“Overset” occurs. There is more text in the manuscript than the text frames can accommodate. This is nothing new.
Within InDesign you can also handle it. But how do I resolve the issue with the client who doesn’t have InDesign? The PDF does not show that there is overset in the text frame. And whether it is one character or several paragraphs is also not visible in the PDF.
Unless you use the Project-Octopus “Overset” script!
This is what it looks like in InDesign:
The red plus symbol indicates that the text frame contains more text than it can display.
This is how it looks in the PDF that the customer sees.
No indication that there is overset. No information about how much text is in the overset.
But that’s bad, because that ‘s what you want to tell the customer so she can respond.
If you apply the script “Overset” and then export a PDF, the customer will see the texts that contain overset like this:
The setting options in the script are manifold.
However, this is necessary because the conditions in the layouts are different, and we want to take this into account.
You have several “options” to choose from.
You have colors to choose from so that the hints are visible in your layout.
And you can choose between different positions.
Let’s take a look at this in detail:
The script creates various objects in your InDesign file; text frames, outlines and lines.
But do not worry. All objects are created on their own layer.
And: If you export the PDF with layers, then your customer can also switch this layer on and off in her PDF!
Next to the page
Besides the frame
Under the frame
Mark frames – Should the frames containing overset be marked with a colored frame or not?
Show character count – Should the number of characters be displayed in a small box above the text frame that contains overset, or not?
Show connecting lines – Sometimes it helps when assigning overset text to text frames if a connecting line is created. Try it out!
Flip overset frames page layout – It depends on the layout and the number of overset frames whether it is a good idea to turn the option on or off.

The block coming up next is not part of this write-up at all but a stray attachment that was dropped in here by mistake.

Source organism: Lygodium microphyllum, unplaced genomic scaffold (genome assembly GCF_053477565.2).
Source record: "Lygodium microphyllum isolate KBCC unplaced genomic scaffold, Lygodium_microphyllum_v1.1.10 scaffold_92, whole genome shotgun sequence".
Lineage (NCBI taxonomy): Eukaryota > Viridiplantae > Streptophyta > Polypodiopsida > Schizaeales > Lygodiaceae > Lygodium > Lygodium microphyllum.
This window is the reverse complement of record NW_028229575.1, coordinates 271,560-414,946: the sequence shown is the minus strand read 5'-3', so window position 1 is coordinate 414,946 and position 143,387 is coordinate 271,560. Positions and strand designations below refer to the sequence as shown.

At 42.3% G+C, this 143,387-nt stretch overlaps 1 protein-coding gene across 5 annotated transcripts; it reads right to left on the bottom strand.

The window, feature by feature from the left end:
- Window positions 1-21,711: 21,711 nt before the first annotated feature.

Think of the “mirroring” like this: If this option is enabled, the overset frame next to the page in the “Info Area” will be positioned like the corresponding text frame on the page. For example, in the right screenshot below, you can see that the small overset frame is at the bottom right of the info area because the corresponding text frame containing the overset is also at the bottom right of the page.
The “Overset frame mirrors page layout” option is disabled.
The option “Overset frame mirrors page layout” is active!
You can choose in which color the objects are created. Sometimes one color fits the layout and sometimes the other.
We have decided that we will not display anything that is not text, i.e. wrapping characters, anchored links, etc. in the overset text.
For example, if an image or table is too large for the text frame, it might not be displayed in the overset text frame either. That would make the idea absurd.
Instead, we point out with hints that such objects exist.
In principle, the text in the generated translation text frame is a copy of the translation text.
The reason for this is that we want to change your InDesign document as little as possible.
All objects created by the script are on one layer and can be easily deleted.
We decided on this solution to avoid problems caused by the fact that the text would take up too much space in the overset to display it reasonably.
Imagine that the overset occurs because the text is 1000 points large. How should the be displayed in the translation text frame?